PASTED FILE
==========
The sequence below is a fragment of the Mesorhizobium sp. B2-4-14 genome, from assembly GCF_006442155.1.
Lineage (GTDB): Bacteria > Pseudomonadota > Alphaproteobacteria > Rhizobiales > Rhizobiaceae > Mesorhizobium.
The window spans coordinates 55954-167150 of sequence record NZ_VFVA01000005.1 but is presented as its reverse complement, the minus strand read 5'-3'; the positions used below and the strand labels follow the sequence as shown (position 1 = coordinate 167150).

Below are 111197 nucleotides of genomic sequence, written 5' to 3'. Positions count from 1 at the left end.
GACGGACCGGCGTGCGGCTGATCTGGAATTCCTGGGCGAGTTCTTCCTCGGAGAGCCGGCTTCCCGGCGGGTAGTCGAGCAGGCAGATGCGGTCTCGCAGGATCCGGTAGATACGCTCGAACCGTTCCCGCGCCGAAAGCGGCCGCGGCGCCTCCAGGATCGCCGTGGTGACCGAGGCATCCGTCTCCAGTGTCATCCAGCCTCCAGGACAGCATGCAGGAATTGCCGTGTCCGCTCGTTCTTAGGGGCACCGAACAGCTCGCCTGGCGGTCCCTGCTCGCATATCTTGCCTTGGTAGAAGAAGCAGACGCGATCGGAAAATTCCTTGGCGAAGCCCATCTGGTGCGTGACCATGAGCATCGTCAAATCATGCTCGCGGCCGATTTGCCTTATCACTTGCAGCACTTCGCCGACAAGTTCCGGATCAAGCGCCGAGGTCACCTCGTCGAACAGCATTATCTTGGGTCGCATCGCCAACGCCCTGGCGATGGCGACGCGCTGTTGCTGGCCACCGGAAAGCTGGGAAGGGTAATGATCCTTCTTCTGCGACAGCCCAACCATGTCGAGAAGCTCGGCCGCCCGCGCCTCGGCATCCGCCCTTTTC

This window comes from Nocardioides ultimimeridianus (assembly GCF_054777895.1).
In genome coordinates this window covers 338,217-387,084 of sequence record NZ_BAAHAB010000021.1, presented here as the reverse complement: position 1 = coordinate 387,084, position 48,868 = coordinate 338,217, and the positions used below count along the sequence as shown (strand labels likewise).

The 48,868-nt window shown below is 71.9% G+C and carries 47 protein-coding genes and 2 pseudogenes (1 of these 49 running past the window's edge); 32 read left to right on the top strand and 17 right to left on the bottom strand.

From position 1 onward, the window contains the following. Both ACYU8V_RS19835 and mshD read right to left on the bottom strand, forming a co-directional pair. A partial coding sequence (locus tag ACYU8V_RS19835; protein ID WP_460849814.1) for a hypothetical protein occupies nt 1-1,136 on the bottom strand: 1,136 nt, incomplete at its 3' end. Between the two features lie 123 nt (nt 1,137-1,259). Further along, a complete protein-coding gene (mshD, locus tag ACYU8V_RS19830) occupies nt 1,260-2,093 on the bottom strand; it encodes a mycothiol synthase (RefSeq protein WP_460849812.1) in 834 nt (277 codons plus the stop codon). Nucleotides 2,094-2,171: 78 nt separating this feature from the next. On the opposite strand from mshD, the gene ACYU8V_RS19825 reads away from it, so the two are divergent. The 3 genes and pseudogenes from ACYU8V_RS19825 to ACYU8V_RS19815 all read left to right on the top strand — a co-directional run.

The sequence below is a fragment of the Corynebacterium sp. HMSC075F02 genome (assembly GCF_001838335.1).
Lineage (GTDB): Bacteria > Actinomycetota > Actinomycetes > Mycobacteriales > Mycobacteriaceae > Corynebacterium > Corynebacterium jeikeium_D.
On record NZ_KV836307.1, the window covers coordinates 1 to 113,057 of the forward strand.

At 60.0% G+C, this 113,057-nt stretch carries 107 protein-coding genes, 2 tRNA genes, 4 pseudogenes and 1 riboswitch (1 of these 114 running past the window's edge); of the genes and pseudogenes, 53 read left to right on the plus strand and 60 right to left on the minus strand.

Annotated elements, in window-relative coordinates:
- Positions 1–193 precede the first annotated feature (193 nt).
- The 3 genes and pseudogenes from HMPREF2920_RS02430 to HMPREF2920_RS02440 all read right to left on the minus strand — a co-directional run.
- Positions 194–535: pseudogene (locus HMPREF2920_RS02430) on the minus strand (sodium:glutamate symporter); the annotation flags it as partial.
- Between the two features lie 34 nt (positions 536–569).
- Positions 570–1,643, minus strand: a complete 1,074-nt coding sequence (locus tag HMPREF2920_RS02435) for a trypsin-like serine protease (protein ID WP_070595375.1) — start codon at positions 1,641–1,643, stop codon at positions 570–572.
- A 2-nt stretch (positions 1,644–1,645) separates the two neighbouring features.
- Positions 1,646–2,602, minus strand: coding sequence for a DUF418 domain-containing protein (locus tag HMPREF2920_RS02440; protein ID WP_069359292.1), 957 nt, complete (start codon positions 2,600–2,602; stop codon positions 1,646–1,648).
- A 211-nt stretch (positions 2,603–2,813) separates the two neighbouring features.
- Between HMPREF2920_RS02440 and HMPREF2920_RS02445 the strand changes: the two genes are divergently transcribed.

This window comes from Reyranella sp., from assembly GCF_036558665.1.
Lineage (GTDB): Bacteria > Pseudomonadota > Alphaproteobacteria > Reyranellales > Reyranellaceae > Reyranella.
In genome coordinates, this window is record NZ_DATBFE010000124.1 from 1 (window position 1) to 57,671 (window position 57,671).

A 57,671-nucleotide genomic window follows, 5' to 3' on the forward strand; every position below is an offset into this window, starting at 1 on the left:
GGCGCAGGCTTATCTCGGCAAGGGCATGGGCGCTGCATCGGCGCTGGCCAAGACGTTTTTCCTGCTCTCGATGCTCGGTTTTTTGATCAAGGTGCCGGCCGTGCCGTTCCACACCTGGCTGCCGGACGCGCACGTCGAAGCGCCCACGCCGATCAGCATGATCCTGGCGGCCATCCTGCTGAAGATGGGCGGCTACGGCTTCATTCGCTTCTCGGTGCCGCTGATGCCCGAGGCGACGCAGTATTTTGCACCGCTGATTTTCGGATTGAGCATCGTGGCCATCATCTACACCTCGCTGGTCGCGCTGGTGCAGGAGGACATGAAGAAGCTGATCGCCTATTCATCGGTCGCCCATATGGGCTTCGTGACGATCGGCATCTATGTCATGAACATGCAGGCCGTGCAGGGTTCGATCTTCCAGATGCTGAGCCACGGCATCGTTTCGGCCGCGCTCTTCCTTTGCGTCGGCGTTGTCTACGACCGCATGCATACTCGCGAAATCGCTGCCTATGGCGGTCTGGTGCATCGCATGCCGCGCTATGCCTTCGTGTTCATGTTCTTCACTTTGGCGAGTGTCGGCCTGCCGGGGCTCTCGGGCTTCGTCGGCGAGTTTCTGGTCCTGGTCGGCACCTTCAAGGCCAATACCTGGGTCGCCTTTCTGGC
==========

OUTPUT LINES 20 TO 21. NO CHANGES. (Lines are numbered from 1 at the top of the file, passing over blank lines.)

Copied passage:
- A 2-nt stretch (positions 1,644–1,645) separates the two neighbouring features.
- Positions 1,646–2,602, minus strand: coding sequence for a DUF418 domain-containing protein (locus tag HMPREF2920_RS02440; protein ID WP_069359292.1), 957 nt, complete (start codon positions 2,600–2,602; stop codon positions 1,646–1,648).